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“The only thing necessary for these diseases to the triumph is for good people and governments to do nothing.”

    

Health Care Costs Rising As Prison Population

            Grows

 http://www.stateline.org/story.cfm?StoryID=20661

stateline.org: Health Care Costs Rising As Prison Population Grows And

Ages</A>

Health Care Costs Rising As Prison Population Grows And Ages

By Sunny Kaplan, Staff Writer

stateline.org

Thursday, June 24, 1999

 

WASHINGTON -- Prison inmates are the only Americans with a constitutional

right to health care, and the cost to deliver it is on the rise. States spend

10 percent of their corrections budgets on average to cover the cost of

inmate health care     

 -- a total of over $3 billion annually.

 

As the prison population increases, ages and increasingly suffers from

chronic illnesses such as AIDS and hepatitis, state policy makers must either

foot the bill, change the way health care is delivered or rethink the

sentencing laws that led to the problem in the first place.

 

Because of "get-tough-on-crime laws" such as California’s three-strikes law,

more people are going to prison and staying behind bars longer, making the

United States the number one incarcerator in the world.

 

Non-violent criminals make up a large percentage of the nation’s prison

population. State and federal drug laws have put 277,000 offenders in jail,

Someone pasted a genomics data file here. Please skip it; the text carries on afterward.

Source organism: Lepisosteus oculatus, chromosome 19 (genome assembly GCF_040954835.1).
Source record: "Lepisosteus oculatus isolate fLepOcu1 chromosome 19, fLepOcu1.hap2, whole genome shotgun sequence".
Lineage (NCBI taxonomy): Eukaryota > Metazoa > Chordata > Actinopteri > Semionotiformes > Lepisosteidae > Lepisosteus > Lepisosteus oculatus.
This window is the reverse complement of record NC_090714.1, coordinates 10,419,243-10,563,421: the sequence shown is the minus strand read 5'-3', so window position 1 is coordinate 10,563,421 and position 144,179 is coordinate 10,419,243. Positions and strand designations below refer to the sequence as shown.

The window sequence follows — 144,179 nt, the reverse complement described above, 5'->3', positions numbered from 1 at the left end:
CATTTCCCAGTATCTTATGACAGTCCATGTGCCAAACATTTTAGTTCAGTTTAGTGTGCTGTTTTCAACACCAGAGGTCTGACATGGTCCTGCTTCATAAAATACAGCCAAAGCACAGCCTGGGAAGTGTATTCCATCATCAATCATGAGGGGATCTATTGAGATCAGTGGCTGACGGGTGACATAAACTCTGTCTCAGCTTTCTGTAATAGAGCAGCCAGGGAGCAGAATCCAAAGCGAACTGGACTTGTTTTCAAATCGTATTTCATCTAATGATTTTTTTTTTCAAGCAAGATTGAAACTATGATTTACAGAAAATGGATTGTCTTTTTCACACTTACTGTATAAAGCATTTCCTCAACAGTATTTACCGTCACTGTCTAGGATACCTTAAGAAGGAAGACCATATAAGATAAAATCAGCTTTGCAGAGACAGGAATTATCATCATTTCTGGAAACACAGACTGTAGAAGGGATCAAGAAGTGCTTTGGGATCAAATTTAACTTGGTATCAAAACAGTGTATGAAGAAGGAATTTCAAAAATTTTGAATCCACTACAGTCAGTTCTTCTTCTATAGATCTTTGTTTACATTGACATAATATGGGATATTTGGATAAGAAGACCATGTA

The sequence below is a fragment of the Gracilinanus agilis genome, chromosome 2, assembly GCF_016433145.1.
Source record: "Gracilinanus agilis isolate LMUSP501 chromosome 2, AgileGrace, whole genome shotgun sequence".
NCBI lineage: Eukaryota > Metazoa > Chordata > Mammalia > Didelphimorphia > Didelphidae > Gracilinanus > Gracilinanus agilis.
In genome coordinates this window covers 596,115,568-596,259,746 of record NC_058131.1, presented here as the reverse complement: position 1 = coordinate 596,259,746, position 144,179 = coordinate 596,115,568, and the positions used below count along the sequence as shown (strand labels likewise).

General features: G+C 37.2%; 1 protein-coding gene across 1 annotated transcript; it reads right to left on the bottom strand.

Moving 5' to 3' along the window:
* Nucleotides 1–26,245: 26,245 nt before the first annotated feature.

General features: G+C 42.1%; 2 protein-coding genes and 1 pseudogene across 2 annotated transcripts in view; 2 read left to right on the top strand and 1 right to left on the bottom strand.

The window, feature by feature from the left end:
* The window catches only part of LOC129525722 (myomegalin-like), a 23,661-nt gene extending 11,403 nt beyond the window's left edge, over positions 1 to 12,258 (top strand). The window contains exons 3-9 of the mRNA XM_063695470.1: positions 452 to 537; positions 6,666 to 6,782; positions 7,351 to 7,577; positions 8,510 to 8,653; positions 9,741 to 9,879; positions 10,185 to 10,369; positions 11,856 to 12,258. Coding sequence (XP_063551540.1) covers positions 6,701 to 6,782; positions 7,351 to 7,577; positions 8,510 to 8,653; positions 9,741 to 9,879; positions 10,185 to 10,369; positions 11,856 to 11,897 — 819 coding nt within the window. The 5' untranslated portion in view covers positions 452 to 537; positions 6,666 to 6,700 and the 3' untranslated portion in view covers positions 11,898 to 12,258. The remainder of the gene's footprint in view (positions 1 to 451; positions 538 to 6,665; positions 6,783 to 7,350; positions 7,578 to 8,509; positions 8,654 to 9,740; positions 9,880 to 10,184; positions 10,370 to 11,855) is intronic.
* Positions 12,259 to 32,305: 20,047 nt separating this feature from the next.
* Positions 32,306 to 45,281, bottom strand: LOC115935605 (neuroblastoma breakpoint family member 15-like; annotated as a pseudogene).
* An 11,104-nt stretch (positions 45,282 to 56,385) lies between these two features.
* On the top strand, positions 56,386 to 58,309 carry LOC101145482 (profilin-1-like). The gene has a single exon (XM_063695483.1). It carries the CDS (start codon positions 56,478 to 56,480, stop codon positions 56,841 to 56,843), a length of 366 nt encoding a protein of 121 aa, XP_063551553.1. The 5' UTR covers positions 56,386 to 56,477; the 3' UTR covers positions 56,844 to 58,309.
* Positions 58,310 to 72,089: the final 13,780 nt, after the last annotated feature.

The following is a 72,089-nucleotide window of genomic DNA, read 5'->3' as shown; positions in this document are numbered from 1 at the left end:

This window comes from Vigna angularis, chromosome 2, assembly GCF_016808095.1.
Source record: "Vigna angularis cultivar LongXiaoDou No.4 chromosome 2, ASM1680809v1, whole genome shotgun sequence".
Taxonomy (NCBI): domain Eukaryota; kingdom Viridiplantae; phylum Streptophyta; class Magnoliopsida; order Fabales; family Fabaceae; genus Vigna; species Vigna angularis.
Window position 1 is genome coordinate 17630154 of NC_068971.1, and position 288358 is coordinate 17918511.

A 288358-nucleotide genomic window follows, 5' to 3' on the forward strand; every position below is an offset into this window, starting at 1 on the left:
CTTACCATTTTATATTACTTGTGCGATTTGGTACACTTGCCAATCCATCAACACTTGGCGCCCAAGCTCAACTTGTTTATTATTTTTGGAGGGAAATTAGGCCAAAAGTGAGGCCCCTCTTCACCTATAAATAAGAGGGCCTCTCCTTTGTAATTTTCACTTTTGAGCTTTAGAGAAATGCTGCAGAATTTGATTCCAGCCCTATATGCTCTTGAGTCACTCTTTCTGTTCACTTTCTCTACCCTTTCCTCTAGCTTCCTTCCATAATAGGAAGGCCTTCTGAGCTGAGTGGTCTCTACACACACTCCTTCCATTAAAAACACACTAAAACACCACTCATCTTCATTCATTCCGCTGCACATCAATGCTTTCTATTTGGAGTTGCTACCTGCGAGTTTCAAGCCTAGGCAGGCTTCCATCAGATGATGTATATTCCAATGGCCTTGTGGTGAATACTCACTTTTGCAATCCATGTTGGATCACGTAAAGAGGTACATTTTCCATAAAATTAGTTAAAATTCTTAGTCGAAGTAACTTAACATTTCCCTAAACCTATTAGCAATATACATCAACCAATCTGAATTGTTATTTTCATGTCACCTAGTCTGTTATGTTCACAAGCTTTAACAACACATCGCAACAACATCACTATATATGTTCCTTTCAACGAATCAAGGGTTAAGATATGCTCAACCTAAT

which accounts for 20 percent of state prisoners and over 60 percent of

federal prisoners, according to the Justice Department.

 

A prisoner's constitutional right to health care dates back to a 1976 U.S.

Supreme Court ruling that held that deliberate indifference to a prisoner's

serious illness or injury constitutes cruel and unusual punishment.

 

A demographic look at state prisoners shows:

In the last decade, state prison populations doubled from 577,672 in 1988 to

1,158,958 in 1998, according to the Justice Department’s Bureau of Justice

Statistics. Women accounted for 6.4% of all prisoners nationwide in 1998, up

from 4.1% in 1980 and 5.7% in 1990.

 

The number of inmates 55 and older more than doubled from 1981 to 1990,

according to the Bureau of Justice Statistics. The Federal Bureau of Prisons

predicts that by 2005, the number of federal inmates 50 and older will

increase from 11.7 percent of the of the prison population to 16 percent.

Most existing prisons are not designed structurally or programmatically for

older inmates, and caring for them can be costly.

 

    

More and more inmates have chronic and terminal illnesses, such as HIV and

AIDS, tuberculosis and Hepatitis B and C. Texas state officials announced in

May that one-third of the state’s inmates may be infected with Hepatitis C,